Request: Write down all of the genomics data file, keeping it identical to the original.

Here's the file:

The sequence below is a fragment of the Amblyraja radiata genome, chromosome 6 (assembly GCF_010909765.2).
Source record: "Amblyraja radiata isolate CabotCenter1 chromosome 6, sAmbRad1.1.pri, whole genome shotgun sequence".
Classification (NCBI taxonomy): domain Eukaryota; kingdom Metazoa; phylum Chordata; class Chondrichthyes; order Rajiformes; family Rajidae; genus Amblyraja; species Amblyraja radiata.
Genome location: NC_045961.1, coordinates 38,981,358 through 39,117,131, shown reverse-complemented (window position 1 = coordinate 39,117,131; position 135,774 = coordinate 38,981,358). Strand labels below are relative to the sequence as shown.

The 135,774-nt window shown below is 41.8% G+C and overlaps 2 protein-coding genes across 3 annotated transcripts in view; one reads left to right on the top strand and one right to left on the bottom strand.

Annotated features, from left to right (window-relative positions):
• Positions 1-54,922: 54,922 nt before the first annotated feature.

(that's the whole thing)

The sequence below is a fragment of the Amblyraja radiata genome, chromosome 6 (assembly GCF_010909765.2).
Source record: "Amblyraja radiata isolate CabotCenter1 chromosome 6, sAmbRad1.1.pri, whole genome shotgun sequence".
Classification (NCBI taxonomy): domain Eukaryota; kingdom Metazoa; phylum Chordata; class Chondrichthyes; order Rajiformes; family Rajidae; genus Amblyraja; species Amblyraja radiata.
Genome location: NC_045961.1, coordinates 38,981,358 through 39,117,131, shown reverse-complemented (window position 1 = coordinate 39,117,131; position 135,774 = coordinate 38,981,358). Strand labels below are relative to the sequence as shown.

The 135,774-nt window shown below is 41.8% G+C and overlaps 2 protein-coding genes across 3 annotated transcripts in view; one reads left to right on the top strand and one right to left on the bottom strand.

Annotated features, from left to right (window-relative positions):
• Positions 1-54,922: 54,922 nt before the first annotated feature.